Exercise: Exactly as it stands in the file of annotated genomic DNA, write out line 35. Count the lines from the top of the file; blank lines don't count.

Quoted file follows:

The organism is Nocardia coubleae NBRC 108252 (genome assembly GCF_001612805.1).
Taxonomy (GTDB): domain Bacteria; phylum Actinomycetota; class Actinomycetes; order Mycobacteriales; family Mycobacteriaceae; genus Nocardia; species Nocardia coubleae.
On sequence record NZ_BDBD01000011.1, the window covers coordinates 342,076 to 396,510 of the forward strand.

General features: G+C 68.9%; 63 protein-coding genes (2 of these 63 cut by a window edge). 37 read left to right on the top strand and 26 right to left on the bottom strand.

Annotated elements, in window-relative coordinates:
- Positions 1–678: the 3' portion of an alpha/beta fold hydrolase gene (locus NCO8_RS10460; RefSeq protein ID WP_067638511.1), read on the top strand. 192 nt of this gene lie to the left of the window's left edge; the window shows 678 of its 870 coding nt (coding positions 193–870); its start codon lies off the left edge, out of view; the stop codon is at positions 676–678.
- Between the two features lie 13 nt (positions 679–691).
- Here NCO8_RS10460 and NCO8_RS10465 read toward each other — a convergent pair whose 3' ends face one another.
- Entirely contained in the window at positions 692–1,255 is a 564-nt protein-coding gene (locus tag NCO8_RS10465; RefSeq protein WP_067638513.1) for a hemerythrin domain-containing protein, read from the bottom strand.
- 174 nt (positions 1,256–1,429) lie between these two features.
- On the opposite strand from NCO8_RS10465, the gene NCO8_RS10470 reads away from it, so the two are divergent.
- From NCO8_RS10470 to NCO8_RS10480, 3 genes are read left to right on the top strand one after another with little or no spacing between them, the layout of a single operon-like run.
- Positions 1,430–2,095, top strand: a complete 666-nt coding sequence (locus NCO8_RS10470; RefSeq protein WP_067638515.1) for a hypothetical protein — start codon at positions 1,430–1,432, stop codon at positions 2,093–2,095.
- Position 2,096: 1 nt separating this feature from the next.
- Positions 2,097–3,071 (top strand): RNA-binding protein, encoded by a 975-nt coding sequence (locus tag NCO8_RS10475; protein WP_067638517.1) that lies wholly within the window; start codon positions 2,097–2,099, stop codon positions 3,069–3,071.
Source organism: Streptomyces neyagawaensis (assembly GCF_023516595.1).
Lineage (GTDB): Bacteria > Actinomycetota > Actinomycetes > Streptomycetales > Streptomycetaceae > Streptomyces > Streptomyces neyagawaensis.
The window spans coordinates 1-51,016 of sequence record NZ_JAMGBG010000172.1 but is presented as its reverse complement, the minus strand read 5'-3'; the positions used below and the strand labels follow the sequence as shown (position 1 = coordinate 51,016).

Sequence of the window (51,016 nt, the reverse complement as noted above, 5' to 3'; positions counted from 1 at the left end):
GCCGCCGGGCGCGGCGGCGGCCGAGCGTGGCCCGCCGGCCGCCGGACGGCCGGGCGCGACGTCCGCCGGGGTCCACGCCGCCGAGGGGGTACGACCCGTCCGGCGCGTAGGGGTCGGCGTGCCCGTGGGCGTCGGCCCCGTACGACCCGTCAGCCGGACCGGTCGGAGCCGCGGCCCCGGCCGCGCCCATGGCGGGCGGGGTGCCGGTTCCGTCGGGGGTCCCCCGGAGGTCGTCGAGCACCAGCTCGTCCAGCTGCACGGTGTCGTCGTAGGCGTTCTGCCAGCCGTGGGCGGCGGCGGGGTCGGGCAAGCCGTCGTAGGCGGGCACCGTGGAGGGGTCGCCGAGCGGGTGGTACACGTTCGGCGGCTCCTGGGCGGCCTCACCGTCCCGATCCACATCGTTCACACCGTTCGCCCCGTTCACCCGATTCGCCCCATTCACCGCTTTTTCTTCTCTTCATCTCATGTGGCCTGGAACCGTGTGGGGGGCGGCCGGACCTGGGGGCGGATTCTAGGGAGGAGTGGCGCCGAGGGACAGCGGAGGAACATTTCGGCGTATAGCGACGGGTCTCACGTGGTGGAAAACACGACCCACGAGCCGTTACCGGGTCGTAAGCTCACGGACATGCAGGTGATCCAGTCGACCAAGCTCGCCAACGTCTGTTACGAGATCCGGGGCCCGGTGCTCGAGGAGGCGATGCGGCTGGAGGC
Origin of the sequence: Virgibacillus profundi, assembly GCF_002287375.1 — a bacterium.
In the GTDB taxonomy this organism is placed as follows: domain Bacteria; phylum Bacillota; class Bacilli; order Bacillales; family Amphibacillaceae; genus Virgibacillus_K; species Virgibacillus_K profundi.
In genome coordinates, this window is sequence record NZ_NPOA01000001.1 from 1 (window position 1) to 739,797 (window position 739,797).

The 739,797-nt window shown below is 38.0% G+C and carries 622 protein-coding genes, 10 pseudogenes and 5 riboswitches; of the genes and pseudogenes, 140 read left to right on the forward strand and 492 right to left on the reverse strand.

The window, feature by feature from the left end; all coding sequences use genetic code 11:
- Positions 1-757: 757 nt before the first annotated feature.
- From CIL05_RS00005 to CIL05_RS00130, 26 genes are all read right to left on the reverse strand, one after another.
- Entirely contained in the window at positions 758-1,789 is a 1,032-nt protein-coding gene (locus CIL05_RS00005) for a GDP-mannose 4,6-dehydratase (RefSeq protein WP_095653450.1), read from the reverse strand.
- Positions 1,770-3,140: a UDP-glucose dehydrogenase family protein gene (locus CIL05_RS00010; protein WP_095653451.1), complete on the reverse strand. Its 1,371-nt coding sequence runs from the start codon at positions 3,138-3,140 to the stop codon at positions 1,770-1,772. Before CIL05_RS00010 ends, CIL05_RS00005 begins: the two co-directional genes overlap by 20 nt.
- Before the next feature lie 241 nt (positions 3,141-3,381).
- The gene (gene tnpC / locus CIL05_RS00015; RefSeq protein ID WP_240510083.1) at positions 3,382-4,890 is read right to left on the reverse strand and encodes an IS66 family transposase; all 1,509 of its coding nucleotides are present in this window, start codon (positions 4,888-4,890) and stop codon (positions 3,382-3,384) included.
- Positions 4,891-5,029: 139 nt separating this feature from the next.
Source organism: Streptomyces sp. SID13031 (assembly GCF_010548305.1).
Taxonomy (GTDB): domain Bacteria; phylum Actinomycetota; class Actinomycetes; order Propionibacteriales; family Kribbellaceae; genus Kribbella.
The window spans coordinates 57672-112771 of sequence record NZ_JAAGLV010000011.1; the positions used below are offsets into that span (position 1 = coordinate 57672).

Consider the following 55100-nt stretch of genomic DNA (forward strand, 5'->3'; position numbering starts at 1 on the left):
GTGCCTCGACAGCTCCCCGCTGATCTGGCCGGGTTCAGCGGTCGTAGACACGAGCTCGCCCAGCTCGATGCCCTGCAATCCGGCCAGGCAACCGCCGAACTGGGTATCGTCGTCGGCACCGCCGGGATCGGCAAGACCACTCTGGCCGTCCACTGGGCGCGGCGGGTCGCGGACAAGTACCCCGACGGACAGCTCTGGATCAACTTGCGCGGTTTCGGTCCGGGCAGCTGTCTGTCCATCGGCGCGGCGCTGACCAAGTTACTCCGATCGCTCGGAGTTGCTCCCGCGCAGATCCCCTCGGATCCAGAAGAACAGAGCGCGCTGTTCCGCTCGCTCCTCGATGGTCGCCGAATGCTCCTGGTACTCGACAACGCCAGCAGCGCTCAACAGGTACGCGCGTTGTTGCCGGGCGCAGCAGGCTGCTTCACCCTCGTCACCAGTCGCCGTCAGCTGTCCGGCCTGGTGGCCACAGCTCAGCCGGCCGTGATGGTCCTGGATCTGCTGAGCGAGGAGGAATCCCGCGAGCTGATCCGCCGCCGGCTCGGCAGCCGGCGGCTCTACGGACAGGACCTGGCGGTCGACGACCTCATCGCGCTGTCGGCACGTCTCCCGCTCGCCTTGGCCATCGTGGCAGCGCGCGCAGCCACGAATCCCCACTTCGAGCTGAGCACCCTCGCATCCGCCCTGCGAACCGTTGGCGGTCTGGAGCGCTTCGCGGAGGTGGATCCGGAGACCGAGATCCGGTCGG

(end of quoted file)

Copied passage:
The window spans coordinates 57672-112771 of sequence record NZ_JAAGLV010000011.1; the positions used below are offsets into that span (position 1 = coordinate 57672).